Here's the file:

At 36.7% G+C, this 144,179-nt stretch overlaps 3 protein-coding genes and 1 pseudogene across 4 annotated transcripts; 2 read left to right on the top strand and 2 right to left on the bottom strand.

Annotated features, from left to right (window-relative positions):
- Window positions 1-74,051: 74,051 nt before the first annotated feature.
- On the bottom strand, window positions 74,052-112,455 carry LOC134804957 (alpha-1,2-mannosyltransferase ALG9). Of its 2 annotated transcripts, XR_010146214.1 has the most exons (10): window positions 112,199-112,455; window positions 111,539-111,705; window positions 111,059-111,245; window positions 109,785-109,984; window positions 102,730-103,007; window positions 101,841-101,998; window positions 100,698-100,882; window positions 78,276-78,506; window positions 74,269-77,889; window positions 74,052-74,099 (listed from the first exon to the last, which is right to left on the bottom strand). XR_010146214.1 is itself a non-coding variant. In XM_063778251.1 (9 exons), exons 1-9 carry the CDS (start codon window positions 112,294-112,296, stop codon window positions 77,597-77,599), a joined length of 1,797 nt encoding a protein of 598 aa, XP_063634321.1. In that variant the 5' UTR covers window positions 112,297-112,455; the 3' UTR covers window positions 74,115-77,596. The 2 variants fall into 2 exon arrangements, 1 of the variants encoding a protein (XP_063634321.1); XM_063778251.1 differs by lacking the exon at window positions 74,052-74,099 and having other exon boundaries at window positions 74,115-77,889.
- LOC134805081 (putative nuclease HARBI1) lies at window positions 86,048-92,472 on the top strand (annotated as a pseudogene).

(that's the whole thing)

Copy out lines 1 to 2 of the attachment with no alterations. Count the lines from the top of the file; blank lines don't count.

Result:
At 36.7% G+C, this 144,179-nt stretch overlaps 3 protein-coding genes and 1 pseudogene across 4 annotated transcripts; 2 read left to right on the top strand and 2 right to left on the bottom strand.

Annotated features, from left to right (window-relative positions):